Thursday, September 28, 2017 Valencia Street, 4:00 PM to 8:00 PM more

Saturday 12pm–6pm AUGUST 19

The 20th Street Block Party will take over 20th and 19th Street between Bryant and Harrison as well as Florida and Alabama Streets.

Noise Pop’s 20th Street Block Party celebrates our San Francisco summer and the neighborhood we love. We have partnered with our neighbor, the Mission Language and Vocational School (MLVS), a non-profit organization that has been a mission staple for 48 years.

Through August 26th

Matriarchs of the New Order, at SOMArts "The Black Woman Is God" constructs new mythologies of collective liberation.

"The dynamic of seriousness tempered by play, or of keeping people in good spirits by gently ribbing them, is a complicated one. Elsewhere, some pieces radiate defiant joy." ---Peter Lawrence Kane

Black women are not Jesus, it’s not right to expect us to fix what white Americans are so committed to breaking. This debate, then, isn’t about Harris, but about the emotional and political labor that Black women are expected to do to save America’s soul.”

Curated by Karen Seneferu and Melorra Green, The Black Woman is God: Divine Revolution celebrates the Black female presence as the highest spiritual form and challenges viewers to do the same. Over 60 Bay Area artists refocus the audience on the vital contributions of Black women as artists and social change-makers throughout history. For more information about The Black Woman is God, as well as a distinct list of visual artists whose work will also be on view in that Main Gallery during Night Light, visit

Come to the Closing Weekend which also features the multimedia spectacular [advance tickets needed.] A total space activation of the Center at 934 Brannan Street, Night Light utilizes SOMArts’ indoor space and grounds, including the garden path, street-side loading bay, theater, Bay Gallery and Main Gallery to display a multitude of applications of light in art.

  • Friday, August 25 & Saturday, August 26, 8:30pm–12:30 am

  • WHERE: 934 Brannan Street (be​tween 8th & 9th)

826 Valencia Celebrates 15 Years

Author and activist Dave Eggers opened 826 Valencia in 2002 with Nínive Calegari. The spot they picked to house the organization was actually zoned retail, so they opened a “pirate store” that would sell pirate supplies and books by youths. In the time since, seven chapters of 826 have opened across the country (the eighth is set to open soon in New Orleans) and others, modeled after the programming at 826, have opened internationally. The San Francisco location works with some 7,000 students a year — in and out of the classroom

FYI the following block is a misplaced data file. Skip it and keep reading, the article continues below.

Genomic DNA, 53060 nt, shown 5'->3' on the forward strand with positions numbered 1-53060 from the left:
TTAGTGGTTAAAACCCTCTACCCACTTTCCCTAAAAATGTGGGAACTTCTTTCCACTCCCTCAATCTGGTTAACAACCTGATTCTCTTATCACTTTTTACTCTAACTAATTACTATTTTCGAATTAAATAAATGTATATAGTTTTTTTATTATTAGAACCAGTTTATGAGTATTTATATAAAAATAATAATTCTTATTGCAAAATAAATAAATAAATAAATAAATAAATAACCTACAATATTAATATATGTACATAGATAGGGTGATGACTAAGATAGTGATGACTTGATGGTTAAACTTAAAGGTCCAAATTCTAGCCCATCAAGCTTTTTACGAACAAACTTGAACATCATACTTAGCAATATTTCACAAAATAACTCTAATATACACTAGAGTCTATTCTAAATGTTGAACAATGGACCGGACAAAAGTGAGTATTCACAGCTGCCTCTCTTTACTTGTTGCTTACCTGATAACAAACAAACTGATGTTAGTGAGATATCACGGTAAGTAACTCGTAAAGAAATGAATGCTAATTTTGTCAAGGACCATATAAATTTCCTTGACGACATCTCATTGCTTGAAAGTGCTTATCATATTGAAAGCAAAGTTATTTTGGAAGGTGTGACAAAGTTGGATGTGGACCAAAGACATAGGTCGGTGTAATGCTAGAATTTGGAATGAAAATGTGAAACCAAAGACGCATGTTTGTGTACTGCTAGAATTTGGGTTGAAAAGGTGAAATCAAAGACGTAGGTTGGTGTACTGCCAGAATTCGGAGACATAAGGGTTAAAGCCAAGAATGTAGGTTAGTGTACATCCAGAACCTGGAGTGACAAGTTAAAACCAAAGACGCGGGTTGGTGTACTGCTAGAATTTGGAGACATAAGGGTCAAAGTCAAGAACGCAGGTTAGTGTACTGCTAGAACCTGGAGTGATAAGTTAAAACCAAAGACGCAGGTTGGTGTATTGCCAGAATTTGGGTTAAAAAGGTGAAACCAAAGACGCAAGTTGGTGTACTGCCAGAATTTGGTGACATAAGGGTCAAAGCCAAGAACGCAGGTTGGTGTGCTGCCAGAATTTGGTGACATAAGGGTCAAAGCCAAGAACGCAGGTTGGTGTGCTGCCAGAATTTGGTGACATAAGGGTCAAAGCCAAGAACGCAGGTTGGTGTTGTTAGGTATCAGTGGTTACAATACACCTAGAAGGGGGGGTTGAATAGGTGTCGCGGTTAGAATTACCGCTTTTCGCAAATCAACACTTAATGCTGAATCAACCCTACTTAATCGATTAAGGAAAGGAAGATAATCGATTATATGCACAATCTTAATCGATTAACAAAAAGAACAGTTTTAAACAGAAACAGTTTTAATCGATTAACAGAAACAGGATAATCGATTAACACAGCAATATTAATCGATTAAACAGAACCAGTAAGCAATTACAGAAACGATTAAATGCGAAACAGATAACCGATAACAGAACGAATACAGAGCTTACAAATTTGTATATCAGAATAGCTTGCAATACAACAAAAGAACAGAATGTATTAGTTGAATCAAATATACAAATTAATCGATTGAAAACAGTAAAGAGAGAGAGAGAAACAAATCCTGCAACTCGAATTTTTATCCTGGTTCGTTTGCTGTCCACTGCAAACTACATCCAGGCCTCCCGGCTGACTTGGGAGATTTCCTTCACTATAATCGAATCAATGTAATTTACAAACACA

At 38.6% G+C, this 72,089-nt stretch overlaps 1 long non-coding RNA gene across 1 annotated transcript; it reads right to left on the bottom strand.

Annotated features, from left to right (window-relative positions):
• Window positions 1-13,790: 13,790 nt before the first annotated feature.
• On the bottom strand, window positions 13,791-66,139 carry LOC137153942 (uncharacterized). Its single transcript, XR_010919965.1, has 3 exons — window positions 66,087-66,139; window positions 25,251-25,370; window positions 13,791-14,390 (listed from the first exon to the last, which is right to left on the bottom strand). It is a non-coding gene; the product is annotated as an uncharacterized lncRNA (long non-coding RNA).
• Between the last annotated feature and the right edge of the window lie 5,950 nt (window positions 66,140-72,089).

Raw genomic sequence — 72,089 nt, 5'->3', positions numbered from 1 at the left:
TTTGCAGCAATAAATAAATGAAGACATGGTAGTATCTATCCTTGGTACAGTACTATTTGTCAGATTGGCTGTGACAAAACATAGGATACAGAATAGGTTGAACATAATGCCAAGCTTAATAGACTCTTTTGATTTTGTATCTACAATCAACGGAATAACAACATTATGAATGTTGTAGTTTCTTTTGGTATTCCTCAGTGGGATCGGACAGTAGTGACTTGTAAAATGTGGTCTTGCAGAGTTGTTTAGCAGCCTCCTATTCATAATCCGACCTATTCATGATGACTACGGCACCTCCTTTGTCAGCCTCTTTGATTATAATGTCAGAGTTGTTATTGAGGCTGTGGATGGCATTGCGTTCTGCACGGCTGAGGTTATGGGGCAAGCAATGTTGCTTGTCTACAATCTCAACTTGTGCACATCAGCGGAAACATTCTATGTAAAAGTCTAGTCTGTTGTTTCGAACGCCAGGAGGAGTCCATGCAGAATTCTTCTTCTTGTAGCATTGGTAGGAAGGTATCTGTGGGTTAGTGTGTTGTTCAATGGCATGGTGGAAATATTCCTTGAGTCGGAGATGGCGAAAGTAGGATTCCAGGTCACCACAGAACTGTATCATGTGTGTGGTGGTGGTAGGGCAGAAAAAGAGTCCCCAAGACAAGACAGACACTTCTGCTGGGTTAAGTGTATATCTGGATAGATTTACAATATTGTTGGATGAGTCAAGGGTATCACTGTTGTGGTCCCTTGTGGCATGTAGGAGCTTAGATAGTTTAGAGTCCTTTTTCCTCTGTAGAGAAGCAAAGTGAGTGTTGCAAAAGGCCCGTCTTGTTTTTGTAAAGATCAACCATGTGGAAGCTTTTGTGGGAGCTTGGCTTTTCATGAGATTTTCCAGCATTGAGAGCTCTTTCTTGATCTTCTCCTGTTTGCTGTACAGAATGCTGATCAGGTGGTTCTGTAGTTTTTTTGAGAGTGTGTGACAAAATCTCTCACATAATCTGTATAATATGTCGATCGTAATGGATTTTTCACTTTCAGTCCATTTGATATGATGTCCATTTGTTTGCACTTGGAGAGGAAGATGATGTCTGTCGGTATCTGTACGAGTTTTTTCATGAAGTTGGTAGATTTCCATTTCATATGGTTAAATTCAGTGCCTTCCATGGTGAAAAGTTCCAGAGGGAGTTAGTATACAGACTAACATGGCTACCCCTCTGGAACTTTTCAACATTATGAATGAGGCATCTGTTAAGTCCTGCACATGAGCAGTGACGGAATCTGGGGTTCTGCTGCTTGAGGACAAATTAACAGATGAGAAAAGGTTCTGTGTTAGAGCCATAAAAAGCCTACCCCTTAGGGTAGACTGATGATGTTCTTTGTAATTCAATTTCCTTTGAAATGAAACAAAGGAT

Valencia and 16th Street Corridors get GoBike Stations

The Ford Motivate contract with 30 minutes maximum use before docking, require bike-safety features and “rebalancing” to make sure bikes don’t all end up in one place. San Francisco with the other two Tri-metro Cities (San Jose and Oakland) and the MTC (Bay Area Metropolitan Transportation Commission, and Motivate, the Brooklyn, N.Y., company that’s operating the system under a 10-year contract. that in return for waiving fees allow the entities to share 5 percent of sponsorship revenues that exceed $7 million a year and of ridership revenues that exceed $18 million a year. What happens if you can't locate a station space within 30 minutes? The $3/30 minutes rate will double. The above map represents the 3 blue bike stations first installed and those due by the end of 2017 for the sunny side of Market which includes the Mission, Noe Valley Potrero Hill and the Castro. Market Motivated Adjustment: There does seem to be some adjustments underway as Motivate responds to the threat of stationless bike competitorse. Afterall, the City of Seattle has abandoned this model in favor of the former. The company is now emphasizing its $10/day rate and neighborhoods slated for bike stations in 2018 are getting them early. .

Calle 24 and MEDA Call for Pause in GoBike Rollout

Jon Jacobo of Calle 24 said Mission organizations also hope for a socioeconomic impact report of bikesharing in the neighborhood and a reduction of costs for biking over certain time limits for low-income cyclists.

“We’re trying to figure out what the right path forward is, and do it in a thoughtful way,” he said.

But first, they want a pause.

Bikeshare blocked in Calle 24 Over Gentrification Fearson

“The way we shop, the way we travel, it’s a very different culture,” Erick Arguello, founder of Calle 24, a neighborhood group that represents 24th St said. “We did say, ‘No, we don’t want bikeshare on 24th street in the Latino Cultural District.’”

Merchants, neighbors and Calle 24 said there are plans to create emulate “Chinatown or Japantown” on 24th Street, with Mayan “temples” at either entrance to 24th Street, new sidewalk “bulbouts” for pedestrian safety and repaved streets. Additionally, merchants were worried about losing parking, Arguello said, as preliminary proposals placed bikeshare stations in parking spots. by Joe Fitzgerald Rodriguez on July 17 & August 11, 2017. Don't miss the lively Discus comment sections

Supervisors Sheehy & Ronan call for Parking Protected Valencia Bike Lane Supervisors — Jeff Sheehy and Hillary Ronen, who represent Districts 8 and 9, respectively, are exasperated by Valencia Street — and are calling on the SFMTA to install protected bike lanes on this key bicycle corridor through the Mission District. Sheehy is pushing for parking-protected bike lanes, though the SFMTA said it hopes to choose the type of protection through a community process. Ronen is pushing for action sooner, rather than waiting for SFMTA’s proposed years-long process.“My first job in San Francisco was as a bike messenger downtown,” Sheehy said at a July Board of Supervisors meeting, when discussing bike lanes. “I know bike safety has to be a top priority.” by Joe Fitzgerald Rodriguez on August 7,

Stationless Bicycle GPS App Bikes Coming Parking Allowed in a public bike rack or the “furniture zone” of the sidewalk.

To much too fast so bookmark the above page to track the news rollout coming soon

SCOOTING BY - Big Win for Users by Scott Networks